Equitable Uphams Collaborative
- Dorchester Bay Economic Development Corporation
- BlueHub Capital
- Corporation for Supportive Housing
- Boston Medical Center
- Community Economic Development Assistance Corporation
- Upham’s Corner Main Street
- Dudley Street Neighborhood Initiative
- City of Boston Department of Neighborhood Development
- City of Boston Office of Economic Development
Innovative Planning Process
From the beginning, Equitable Uphams Corner explicitly centered equity in the planning process. The client partners developed their own definition of equitable investment, which MAPC used as a mandate to figure out how they could deploy capital.
While proposals to protect tenants, stabilize rents, and support small businesses are making their way through government networks, the Equitable Uphams Collaborative (EUC), a coalition of Boston-based economic development, health, and housing organizations, identified a need for capital deployment at the ground level to prevent direct displacement and mitigate the indirect displacement pressures caused by increased market activity. The group came together to develop a joint community investment strategy.
MAPC met with core project partners and stakeholders on a monthly basis to review research and recommendations collectively, ensuring in-depth knowledge and an information flow for core partners, key stakeholders, and others involved. The bulk of these meetings focused on MAPC’s analysis of three research topic areas: Supportive Housing, Neighborhood Affordability, and Small Business Support and Workforce Expansion. These three topics emerged as key areas where the EUC could make the most impact related to their goal of equitable development.
In addition to exploring these implementation strategies, MAPC and the EUC created an Inclusive Growth Index (IGI) to evaluate if future investments in Uphams Corner are aligned with community priorities and promote equity-driven development. The Index is a series of questions specific to Uphams Corner that the EUC can use as a tool to evaluate and score proposed projects that the Collaborative is considering investing in. The tool is designed to answer the following questions:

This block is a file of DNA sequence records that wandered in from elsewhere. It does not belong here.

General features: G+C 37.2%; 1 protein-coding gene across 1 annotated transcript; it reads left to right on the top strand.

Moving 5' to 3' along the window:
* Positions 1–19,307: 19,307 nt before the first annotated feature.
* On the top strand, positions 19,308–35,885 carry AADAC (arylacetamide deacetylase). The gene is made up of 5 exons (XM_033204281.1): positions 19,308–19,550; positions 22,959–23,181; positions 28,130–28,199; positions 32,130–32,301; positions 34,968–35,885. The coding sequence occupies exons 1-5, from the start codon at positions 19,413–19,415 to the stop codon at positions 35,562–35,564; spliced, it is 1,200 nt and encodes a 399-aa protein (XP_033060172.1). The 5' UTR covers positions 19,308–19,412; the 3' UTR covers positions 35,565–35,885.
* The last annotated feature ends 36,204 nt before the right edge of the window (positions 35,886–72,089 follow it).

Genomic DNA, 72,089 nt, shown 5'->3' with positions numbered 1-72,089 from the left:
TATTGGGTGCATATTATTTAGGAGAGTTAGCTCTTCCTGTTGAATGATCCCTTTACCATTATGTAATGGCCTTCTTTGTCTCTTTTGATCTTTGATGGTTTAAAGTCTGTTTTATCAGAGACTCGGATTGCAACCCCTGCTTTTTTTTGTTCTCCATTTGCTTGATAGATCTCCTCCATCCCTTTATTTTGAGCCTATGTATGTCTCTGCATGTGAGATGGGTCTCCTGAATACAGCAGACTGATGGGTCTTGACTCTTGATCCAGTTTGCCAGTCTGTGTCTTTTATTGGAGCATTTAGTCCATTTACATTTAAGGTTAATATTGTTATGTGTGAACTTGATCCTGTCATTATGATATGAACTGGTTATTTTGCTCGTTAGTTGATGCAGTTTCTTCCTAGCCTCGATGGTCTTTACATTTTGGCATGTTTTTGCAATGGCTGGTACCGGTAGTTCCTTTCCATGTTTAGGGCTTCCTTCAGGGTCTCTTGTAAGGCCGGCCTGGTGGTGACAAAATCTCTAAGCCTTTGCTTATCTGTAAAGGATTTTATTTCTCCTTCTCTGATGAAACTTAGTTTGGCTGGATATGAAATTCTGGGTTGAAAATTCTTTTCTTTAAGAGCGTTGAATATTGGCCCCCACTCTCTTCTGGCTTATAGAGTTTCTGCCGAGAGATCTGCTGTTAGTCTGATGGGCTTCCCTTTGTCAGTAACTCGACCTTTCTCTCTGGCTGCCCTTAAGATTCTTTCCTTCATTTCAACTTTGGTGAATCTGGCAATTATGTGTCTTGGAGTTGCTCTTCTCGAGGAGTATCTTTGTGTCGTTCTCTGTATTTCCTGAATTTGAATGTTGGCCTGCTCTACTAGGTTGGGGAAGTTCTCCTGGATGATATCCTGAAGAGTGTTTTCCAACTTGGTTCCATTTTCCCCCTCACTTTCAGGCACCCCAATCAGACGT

- Does the investment or prosed project center community voice?
- Is it aligned with existing plans and stakeholder priorities?
- Is it impactful?
- Is it feasible?
Strategies to Achieve an Equitable Uphams Corner
MAPC’s research into each topic area involved a deep dive into data, stakeholder outreach and interviews, and a review of relevant literature. For each topic, MAPC identified strategies the EUC could use to advance equity. The EUC then identified a priority strategy for each topic and worked with MAPC to identify the steps needed to carry out the strategy.
Priority Strategy: Developer Acquisition
Take naturally occurring affordable housing off the speculative market to preserve affordability. Tools to support this strategy include lines of credit, grants, low-interest or deferred loans, and operating subsidies (e.g. operations grant or housing vouchers).
Priority Strategy: Flexible Subsidy Pool
Combine public and private funding sources to capitalize on a fund that can be used to subsidize operating costs for supportive housing, quick-strike property acquisition, deeply affordable housing, and low risk, affordable commercial space. Funds can be targeted to meet a project’s most pressing need including tenancy supports (e.g. vouchers, move-in costs) and supportive services.
Small Business Assistance and Workforce Development
Priority Strategy: Expanded Micro Loans
Provide financing to new and existing businesses as well as startups exiting the Fairmount Innovation Lab or other nearby incubators. Strategy could prepare a pipeline of businesses ready to take on new commercial spaces coming online as part of the upcoming development of city and private properties.
In the Future
MAPC hopes to continue to work with community organizations and on equitable anti-displacement plans in the future. Have a project idea or a question? Contact Josh Eichen at firstname.lastname@example.org.
To learn more about Equitable Uphams Corner, read the full plan here: https://www.mapc.org/resource-library/equity-forward-uphams-corner.